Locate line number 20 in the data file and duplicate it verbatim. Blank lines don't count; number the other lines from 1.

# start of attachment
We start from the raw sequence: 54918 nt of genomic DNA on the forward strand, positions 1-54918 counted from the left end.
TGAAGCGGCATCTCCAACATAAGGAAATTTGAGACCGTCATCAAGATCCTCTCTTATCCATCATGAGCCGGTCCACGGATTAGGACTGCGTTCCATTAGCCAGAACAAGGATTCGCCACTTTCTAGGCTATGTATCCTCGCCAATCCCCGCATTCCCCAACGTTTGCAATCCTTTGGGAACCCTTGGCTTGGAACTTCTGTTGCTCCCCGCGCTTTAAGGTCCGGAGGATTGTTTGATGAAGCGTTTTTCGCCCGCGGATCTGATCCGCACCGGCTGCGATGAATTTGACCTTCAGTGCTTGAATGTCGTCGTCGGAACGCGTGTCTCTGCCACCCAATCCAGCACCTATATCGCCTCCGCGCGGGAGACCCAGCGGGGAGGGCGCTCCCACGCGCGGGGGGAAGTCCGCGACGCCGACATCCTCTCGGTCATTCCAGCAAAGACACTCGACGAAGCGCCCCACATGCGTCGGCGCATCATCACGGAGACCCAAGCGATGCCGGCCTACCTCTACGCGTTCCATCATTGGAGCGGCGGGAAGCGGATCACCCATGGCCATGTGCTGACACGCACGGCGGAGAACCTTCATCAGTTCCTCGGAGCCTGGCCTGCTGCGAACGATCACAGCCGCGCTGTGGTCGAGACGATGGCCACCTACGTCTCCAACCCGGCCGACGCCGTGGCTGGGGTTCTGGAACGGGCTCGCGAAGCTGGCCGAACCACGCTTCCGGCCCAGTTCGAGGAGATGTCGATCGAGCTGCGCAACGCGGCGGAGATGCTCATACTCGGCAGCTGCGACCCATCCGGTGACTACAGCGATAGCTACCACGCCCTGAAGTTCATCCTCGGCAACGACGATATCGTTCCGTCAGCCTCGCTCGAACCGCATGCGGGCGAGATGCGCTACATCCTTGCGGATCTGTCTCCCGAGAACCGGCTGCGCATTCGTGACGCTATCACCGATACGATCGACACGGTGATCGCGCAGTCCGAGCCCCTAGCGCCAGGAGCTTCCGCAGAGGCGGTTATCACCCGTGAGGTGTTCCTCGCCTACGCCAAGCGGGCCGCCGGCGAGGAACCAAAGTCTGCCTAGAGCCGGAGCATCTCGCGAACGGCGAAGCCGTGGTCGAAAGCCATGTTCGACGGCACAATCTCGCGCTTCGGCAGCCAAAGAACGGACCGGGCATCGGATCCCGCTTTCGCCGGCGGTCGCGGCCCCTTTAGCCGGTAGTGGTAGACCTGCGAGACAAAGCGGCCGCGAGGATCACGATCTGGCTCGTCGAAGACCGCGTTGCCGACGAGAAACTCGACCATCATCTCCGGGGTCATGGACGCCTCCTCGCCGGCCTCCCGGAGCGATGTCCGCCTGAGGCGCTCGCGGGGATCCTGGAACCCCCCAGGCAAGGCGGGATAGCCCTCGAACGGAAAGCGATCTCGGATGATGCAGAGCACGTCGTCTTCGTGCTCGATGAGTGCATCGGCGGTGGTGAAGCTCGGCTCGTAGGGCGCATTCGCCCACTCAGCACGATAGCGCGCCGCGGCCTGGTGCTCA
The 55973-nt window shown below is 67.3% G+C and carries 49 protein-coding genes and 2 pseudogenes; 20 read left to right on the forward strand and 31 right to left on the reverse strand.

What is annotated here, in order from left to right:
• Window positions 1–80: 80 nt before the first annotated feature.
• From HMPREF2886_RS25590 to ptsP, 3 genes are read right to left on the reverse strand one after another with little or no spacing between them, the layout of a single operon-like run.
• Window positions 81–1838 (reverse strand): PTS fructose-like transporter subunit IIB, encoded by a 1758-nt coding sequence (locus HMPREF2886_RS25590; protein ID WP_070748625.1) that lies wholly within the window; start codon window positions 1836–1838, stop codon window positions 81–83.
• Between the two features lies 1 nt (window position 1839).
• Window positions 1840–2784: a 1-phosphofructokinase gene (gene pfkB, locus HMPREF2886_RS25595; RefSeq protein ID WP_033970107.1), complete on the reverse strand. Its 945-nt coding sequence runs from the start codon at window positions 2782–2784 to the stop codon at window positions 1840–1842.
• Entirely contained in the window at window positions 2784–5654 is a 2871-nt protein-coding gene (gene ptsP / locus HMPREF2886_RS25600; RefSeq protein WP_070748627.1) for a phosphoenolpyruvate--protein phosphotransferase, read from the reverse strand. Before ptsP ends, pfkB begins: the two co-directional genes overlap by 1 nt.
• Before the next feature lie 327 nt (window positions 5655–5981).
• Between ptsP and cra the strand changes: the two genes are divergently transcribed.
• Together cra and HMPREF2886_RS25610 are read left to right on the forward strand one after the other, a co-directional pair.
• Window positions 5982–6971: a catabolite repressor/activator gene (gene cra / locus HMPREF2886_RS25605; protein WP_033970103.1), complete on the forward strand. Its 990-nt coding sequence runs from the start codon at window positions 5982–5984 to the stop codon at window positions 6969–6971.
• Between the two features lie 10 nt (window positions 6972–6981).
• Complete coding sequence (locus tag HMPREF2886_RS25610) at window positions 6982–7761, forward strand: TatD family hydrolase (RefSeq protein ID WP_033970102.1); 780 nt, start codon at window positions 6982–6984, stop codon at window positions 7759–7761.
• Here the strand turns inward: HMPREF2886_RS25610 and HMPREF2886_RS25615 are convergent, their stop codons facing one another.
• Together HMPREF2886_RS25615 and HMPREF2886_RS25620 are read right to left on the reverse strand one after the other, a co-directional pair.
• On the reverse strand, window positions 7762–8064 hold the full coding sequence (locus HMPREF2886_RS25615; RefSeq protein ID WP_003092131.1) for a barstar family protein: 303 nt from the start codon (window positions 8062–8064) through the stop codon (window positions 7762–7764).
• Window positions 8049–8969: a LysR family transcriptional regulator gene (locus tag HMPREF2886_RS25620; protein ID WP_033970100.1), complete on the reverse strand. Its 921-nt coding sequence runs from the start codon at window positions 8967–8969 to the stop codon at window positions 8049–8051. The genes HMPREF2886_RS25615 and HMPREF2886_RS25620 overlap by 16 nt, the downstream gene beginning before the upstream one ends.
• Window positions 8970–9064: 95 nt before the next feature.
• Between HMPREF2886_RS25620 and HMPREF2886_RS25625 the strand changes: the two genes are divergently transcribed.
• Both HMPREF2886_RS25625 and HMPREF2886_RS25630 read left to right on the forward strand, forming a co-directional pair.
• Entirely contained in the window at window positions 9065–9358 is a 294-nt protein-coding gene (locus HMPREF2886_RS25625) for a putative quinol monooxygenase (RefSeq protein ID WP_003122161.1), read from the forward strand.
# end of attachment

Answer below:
• Window positions 8049–8969: a LysR family transcriptional regulator gene (locus tag HMPREF2886_RS25620; protein ID WP_033970100.1), complete on the reverse strand. Its 921-nt coding sequence runs from the start codon at window positions 8967–8969 to the stop codon at window positions 8049–8051. The genes HMPREF2886_RS25615 and HMPREF2886_RS25620 overlap by 16 nt, the downstream gene beginning before the upstream one ends.